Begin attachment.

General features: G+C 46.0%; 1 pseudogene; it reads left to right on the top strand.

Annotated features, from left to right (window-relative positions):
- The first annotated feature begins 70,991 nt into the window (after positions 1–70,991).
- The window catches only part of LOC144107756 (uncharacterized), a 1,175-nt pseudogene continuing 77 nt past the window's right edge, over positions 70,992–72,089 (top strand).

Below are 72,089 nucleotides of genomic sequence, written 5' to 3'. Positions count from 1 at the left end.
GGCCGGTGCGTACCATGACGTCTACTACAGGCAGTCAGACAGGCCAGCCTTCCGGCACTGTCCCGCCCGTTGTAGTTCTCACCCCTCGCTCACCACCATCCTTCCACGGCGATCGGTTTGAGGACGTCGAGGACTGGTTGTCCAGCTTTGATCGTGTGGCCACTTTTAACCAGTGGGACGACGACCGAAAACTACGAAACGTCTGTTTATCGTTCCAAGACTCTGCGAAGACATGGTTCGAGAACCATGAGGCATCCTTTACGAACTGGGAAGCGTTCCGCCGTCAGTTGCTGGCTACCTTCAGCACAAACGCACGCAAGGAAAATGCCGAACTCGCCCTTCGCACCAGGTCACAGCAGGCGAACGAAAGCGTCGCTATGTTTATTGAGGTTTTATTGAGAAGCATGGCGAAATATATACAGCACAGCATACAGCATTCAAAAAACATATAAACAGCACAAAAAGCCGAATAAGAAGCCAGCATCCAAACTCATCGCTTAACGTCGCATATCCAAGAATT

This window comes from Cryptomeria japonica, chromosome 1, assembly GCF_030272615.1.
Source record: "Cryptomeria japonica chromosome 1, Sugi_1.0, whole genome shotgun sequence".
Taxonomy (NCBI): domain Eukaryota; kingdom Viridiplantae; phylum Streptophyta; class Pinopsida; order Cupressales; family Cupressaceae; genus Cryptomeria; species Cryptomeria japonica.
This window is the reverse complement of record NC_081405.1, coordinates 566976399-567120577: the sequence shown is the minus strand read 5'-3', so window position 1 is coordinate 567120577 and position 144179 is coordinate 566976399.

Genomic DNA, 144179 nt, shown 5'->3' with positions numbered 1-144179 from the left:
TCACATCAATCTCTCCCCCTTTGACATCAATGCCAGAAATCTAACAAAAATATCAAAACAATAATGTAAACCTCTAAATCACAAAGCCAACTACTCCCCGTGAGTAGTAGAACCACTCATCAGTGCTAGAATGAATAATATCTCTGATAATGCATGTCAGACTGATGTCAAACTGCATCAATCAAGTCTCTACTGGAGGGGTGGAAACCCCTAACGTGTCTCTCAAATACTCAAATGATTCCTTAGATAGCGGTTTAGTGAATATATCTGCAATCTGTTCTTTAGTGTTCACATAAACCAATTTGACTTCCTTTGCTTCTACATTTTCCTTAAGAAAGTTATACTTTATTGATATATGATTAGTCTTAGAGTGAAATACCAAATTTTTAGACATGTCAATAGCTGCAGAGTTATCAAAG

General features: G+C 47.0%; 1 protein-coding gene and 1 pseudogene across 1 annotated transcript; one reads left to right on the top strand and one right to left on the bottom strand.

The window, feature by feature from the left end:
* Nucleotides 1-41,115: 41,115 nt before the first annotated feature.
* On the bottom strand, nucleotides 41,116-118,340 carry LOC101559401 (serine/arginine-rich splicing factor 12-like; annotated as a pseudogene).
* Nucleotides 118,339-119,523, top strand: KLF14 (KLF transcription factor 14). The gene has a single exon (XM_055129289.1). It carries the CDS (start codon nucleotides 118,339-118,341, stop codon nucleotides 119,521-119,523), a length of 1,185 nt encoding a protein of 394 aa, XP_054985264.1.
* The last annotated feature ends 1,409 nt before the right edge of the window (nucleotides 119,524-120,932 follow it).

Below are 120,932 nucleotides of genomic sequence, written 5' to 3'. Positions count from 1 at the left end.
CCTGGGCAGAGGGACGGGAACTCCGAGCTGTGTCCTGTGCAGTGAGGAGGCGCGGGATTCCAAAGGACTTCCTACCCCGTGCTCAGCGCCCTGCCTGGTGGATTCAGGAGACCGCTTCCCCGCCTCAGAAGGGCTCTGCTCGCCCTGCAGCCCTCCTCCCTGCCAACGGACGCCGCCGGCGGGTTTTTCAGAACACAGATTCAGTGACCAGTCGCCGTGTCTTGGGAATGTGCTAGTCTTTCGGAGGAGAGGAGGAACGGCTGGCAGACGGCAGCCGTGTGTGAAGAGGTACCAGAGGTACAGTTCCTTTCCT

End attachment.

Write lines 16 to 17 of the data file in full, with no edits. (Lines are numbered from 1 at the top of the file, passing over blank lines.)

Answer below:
* On the bottom strand, nucleotides 41,116-118,340 carry LOC101559401 (serine/arginine-rich splicing factor 12-like; annotated as a pseudogene).
* Nucleotides 118,339-119,523, top strand: KLF14 (KLF transcription factor 14). The gene has a single exon (XM_055129289.1). It carries the CDS (start codon nucleotides 118,339-118,341, stop codon nucleotides 119,521-119,523), a length of 1,185 nt encoding a protein of 394 aa, XP_054985264.1.